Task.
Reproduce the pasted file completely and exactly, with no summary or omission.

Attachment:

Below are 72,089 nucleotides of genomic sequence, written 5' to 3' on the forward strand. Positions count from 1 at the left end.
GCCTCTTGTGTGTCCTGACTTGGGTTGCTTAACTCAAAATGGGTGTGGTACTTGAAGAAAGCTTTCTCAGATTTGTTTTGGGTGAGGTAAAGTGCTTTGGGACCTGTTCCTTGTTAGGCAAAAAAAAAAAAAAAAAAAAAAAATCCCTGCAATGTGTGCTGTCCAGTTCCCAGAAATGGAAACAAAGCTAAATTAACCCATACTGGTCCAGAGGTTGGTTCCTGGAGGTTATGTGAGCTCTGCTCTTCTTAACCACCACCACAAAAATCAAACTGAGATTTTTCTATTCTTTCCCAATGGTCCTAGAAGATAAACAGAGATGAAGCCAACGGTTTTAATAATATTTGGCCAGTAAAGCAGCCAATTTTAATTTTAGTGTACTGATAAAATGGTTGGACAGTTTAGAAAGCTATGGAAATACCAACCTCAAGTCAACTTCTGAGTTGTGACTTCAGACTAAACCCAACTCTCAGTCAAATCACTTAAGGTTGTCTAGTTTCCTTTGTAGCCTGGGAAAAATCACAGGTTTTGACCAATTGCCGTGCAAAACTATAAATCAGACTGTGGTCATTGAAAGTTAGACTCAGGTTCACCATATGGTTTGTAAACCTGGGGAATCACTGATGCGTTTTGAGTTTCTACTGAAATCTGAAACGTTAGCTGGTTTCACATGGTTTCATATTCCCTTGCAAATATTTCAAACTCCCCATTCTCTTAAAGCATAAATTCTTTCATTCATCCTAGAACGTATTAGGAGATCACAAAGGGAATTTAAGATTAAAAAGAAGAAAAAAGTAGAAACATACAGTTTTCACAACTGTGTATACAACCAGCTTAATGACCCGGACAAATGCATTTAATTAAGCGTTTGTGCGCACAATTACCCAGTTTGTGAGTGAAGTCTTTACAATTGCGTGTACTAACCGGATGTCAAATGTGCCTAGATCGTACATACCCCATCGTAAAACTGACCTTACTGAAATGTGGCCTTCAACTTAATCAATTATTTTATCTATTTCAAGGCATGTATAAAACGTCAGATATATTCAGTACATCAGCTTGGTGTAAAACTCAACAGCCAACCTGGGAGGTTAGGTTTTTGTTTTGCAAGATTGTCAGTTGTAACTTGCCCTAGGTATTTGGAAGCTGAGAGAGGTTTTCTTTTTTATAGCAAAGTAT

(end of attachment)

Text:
Below are 72,089 nucleotides of genomic sequence, written 5' to 3' on the forward strand. Positions count from 1 at the left end.
GCCTCTTGTGTGTCCTGACTTGGGTTGCTTAACTCAAAATGGGTGTGGTACTTGAAGAAAGCTTTCTCAGATTTGTTTTGGGTGAGGTAAAGTGCTTTGGGACCTGTTCCTTGTTAGGCAAAAAAAAAAAAAAAAAAAAAAAATCCCTGCAATGTGTGCTGTCCAGTTCCCAGAAATGGAAACAAAGCTAAATTAACCCATACTGGTCCAGAGGTTGGTTCCTGGAGGTTATGTGAGCTCTGCTCTTCTTAACCACCACCACAAAAATCAAACTGAGATTTTTCTATTCTTTCCCAATGGTCCTAGAAGATAAACAGAGATGAAGCCAACGGTTTTAATAATATTTGGCCAGTAAAGCAGCCAATTTTAATTTTAGTGTACTGATAAAATGGTTGGACAGTTTAGAAAGCTATGGAAATACCAACCTCAAGTCAACTTCTGAGTTGTGACTTCAGACTAAACCCAACTCTCAGTCAAATCACTTAAGGTTGTCTAGTTTCCTTTGTAGCCTGGGAAAAATCACAGGTTTTGACCAATTGCCGTGCAAAACTATAAATCAGACTGTGGTCATTGAAAGTTAGACTCAGGTTCACCATATGGTTTGTAAACCTGGGGAATCACTGATGCGTTTTGAGTTTCTACTGAAATCTGAAACGTTAGCTGGTTTCACATGGTTTCATATTCCCTTGCAAATATTTCAAACTCCCCATTCTCTTAAAGCATAAATTCTTTCATTCATCCTAGAACGTATTAGGAGATCACAAAGGGAATTTAAGATTAAAAAGAAGAAAAAAGTAGAAACATACAGTTTTCACAACTGTGTATACAACCAGCTTAATGACCCGGACAAATGCATTTAATTAAGCGTTTGTGCGCACAATTACCCAGTTTGTGAGTGAAGTCTTTACAATTGCGTGTACTAACCGGATGTCAAATGTGCCTAGATCGTACATACCCCATCGTAAAACTGACCTTACTGAAATGTGGCCTTCAACTTAATCAATTATTTTATCTATTTCAAGGCATGTATAAAACGTCAGATATATTCAGTACATCAGCTTGGTGTAAAACTCAACAGCCAACCTGGGAGGTTAGGTTTTTGTTTTGCAAGATTGTCAGTTGTAACTTGCCCTAGGTATTTGGAAGCTGAGAGAGGTTTTCTTTTTTATAGCAAAGTAT